The crossover in genetic algorithms is the operation used to combine the genetic information of two parents to produce offspring2. But we can't just stop there, we need genetic variance to ensure the population actually evolves over time. One form of variance is of course that the parents are shuffled and a random number of genes is picked from each parent, but even that isn't enough as it could leave us stuck3.
Actual variance comes from the key element of mutation, the random chance that any given offspring individual will have genes not present in the parents.
At this point, we have parents and their offspring, what now? It's time to determine the goal. Genetic algorithms are commonly used to find a good enough solution to certain types of, often trial and error, problems that don't translate well to common normal algorithms. Fortunately, the only thing resembling a "goal" in nature is simply thriving, surviving long enough to reproduce, which can be interpreted as a long series of attempts and failures... So let's do that, by introducing a "niche" and determining how well the individuals fit that niche.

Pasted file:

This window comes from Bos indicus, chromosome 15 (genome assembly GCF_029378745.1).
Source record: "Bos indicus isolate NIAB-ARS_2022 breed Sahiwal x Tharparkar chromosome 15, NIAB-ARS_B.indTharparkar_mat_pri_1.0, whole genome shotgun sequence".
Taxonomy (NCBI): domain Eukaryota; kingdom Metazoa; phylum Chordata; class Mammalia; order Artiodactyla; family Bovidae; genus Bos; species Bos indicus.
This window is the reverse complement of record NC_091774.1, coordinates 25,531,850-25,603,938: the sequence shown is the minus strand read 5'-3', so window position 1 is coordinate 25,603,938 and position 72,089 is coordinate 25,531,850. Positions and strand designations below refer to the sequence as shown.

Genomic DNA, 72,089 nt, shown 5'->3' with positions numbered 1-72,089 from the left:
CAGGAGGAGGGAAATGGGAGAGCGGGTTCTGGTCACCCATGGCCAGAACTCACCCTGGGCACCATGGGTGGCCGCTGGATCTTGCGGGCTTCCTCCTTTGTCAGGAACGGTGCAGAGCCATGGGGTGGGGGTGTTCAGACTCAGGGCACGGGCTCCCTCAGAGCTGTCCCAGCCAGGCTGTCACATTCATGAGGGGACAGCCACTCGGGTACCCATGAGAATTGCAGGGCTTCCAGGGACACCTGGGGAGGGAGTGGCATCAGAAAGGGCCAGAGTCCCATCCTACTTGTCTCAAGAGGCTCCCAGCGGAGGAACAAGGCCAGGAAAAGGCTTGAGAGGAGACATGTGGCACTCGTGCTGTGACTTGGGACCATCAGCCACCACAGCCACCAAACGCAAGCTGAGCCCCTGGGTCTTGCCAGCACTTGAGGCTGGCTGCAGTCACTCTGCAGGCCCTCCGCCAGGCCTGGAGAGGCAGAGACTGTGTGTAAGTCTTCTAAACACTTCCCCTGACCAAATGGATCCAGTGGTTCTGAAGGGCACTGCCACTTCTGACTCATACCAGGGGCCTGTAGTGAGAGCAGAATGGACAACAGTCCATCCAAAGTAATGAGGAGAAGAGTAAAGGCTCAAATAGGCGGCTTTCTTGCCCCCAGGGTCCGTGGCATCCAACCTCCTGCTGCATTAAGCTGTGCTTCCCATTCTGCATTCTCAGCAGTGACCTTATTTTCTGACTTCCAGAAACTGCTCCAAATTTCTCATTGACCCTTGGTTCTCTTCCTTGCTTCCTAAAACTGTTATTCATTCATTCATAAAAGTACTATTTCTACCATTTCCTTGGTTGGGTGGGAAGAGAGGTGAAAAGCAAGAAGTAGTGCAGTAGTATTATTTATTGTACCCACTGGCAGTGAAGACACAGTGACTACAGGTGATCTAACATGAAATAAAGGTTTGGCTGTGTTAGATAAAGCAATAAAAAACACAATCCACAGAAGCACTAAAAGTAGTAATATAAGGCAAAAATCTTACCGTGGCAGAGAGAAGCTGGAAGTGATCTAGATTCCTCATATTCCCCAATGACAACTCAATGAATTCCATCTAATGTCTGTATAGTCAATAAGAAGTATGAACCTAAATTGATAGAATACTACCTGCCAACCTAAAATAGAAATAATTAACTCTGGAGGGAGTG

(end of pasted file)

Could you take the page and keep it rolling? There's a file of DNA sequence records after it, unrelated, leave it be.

# ... def algorithm( niche: Niche, Individual: type[Individual], BasePopulation: type[BasePopulation], Population: type[Population] ): # ... fittest = niche.tournament_selection(offspring) # ... class Niche(Protocol): def tournament_selection(self, population: Population) -> Individual: ...
Nature is ruthless, and so is our algorithm. In nature, only the fittest perpetuate their genes, and in our algorithm, only that offspring individual that best fits the niche is the one to continue. This is usually called "tournament selection".
We have almost completed the algorithm, but the mere fact that we've found an individual that fits the niche better than others doesn't mean we've actually found one that occupies the niche, the likelihood of achieving that in just the first generation is nil. We'll need many generations, so we need to repeat the process.